He continued: "One of the difficulties with sponsorship here -- I know everybody is talking about politics, but it's actually not that, in my view. I think it's more Donald Trump is a brand, a big brand, and when you're asking a company to invest millions of dollars in branding a tournament and they're going to share that brand with the host, it's a difficult conversation.

"Cadillac has been a tremendous sponsor and Donald has been a most gracious host since taking over the property in 2013. The PGA Tour has had a wonderful history in greater Miami and at Trump National Doral, and we remain interested in returning when the time is right."

Trump's camp reached out to CBS Sports to note that Cadillac was actually in talks with the PGA Tour until a few days ago to remain the title sponsor of the event specifically at Trump National Doral.

"Cadillac was ready, willing and able to continue as the title sponsor for the tournament," wrote Donald's son, Eric Trump, in an email. "Cadillac is a great American company [that] continues to be a fantastic partner to the Trump Organization."

Finchem's words aside, it is tough to characterize this as the PGA Tour not distancing itself from Trump (which will be a fascinating choice in retrospect if he becomes president). In doing so, the PGA Tour is also moving away from one of the staples on its circuit. That's not necessarily a bad thing, but it is definitely interesting.

You can't draw a straight line from Trump to the move to Mexico, but his remarks do not endear sponsorships from the big corporations Finchem is seeking. Given Eric Trump's statement above, maybe Finchem was just looking to move as far away from Trump as possible and had multiple suitors lined up to fund the event.

Of course, the irony of Trump wanting to build a wall between Mexico and the U.S. and Finchem jumping over it with his $10 million golf purse is not lost on anyone, either.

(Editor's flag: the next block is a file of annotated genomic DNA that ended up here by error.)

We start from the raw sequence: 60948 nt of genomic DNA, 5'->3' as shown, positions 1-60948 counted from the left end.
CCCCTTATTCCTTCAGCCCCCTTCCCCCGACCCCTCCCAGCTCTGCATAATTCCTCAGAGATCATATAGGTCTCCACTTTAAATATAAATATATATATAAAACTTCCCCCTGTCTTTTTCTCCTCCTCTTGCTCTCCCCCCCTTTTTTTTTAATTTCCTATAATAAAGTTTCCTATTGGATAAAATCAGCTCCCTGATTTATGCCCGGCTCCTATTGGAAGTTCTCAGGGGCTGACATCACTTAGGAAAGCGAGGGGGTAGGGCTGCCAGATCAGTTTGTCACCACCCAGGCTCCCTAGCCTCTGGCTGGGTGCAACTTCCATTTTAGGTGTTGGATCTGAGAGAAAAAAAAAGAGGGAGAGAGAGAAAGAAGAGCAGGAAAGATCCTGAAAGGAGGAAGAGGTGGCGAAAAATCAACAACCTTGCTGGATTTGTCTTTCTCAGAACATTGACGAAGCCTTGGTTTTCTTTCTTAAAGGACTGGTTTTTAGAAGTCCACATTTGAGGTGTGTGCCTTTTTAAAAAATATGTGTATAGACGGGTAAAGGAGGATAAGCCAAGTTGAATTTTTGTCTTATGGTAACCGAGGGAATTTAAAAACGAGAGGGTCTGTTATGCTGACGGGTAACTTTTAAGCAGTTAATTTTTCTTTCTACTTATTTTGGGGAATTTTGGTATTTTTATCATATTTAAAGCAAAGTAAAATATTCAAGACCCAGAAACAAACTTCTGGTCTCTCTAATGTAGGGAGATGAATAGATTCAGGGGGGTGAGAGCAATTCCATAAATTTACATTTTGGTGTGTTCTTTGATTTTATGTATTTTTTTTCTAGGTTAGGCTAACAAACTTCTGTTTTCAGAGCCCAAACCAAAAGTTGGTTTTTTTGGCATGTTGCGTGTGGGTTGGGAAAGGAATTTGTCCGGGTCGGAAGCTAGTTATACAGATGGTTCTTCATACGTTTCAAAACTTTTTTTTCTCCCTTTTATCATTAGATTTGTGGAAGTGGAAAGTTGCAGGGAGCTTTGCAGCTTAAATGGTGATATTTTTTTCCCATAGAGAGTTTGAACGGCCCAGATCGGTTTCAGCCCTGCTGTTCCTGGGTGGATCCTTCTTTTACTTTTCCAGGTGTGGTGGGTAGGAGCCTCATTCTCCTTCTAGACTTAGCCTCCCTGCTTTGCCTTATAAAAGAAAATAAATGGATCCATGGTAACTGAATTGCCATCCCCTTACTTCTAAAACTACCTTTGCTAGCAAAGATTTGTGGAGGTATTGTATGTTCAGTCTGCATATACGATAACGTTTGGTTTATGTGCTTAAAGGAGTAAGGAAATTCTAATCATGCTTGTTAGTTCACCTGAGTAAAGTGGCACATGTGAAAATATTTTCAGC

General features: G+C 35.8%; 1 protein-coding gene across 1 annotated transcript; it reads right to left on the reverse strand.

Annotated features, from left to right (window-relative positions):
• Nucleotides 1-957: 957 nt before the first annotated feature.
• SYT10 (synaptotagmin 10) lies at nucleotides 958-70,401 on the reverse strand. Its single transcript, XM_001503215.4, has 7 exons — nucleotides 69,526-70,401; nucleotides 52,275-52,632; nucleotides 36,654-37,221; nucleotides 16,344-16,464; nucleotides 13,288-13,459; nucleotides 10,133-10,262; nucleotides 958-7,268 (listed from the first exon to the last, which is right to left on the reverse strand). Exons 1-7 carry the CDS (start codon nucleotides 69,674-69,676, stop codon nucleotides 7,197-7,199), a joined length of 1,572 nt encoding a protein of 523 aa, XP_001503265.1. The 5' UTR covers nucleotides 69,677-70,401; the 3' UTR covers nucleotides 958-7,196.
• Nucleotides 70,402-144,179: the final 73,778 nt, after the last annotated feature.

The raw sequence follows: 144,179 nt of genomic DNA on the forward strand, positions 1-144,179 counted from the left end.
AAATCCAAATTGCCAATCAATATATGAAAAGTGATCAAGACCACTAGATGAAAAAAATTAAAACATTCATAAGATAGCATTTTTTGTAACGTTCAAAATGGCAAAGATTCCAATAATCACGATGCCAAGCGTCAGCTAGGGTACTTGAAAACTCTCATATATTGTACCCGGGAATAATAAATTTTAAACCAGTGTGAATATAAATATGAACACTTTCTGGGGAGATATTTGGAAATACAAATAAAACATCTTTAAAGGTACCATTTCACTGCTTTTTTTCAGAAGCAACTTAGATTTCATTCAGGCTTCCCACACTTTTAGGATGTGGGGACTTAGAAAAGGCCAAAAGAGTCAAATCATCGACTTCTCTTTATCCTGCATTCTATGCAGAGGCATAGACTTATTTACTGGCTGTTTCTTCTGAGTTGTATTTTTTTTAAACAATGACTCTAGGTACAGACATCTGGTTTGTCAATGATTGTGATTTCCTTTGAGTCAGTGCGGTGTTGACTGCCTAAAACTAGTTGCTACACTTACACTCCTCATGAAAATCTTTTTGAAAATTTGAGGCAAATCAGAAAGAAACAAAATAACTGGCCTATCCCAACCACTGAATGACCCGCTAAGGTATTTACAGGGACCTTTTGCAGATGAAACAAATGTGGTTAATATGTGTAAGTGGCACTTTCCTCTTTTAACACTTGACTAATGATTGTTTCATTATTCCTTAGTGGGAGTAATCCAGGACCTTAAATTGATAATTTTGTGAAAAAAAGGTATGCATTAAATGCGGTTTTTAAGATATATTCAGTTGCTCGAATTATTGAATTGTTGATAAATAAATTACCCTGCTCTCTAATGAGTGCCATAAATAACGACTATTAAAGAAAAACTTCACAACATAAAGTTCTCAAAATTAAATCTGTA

Trump actually proposed that he would be all right with this earlier this year.

"So if they want to move it, that's up to them," Trump told Golfweek. "I think they would be foolish to want to move it, because it's the best course in Florida. It's the best tournament course in Florida by far, and it's a big course. It's got tremendous history. If you're going to play in Miami, we have massive numbers of rooms, the best location right next to the airport and we have The Blue Monster, which has gotten phenomenal reviews. It's a brand new course now. But if they did move it, I would make more money."

Sounds like a win-win to me. The PGA Tour got its sponsor and Trump gets more money, somehow.

Despite the claimed future financial windfall, Trump seemed disgruntled by the entire thing. He released an official statement on Wednesday and used the opportunity to further his presidential campaign, of course.

"It's a sad day for Miami, the United States and the game of golf, to have the PGA Tour consider moving the World Golf Championships, which has been hosted in Miami for the last 55 years, to Mexico. No different than Nabisco, Carrier and so many other American companies, the PGA Tour has put profit ahead of thousands of American jobs, millions of dollars in revenue for local communities and charities and the enjoyment of hundreds of thousands of fans who make the tournament an annual tradition. This decision only further embodies the very reason I am running for President of the United States."

Donald Trump might have lost his WGC event. USATSI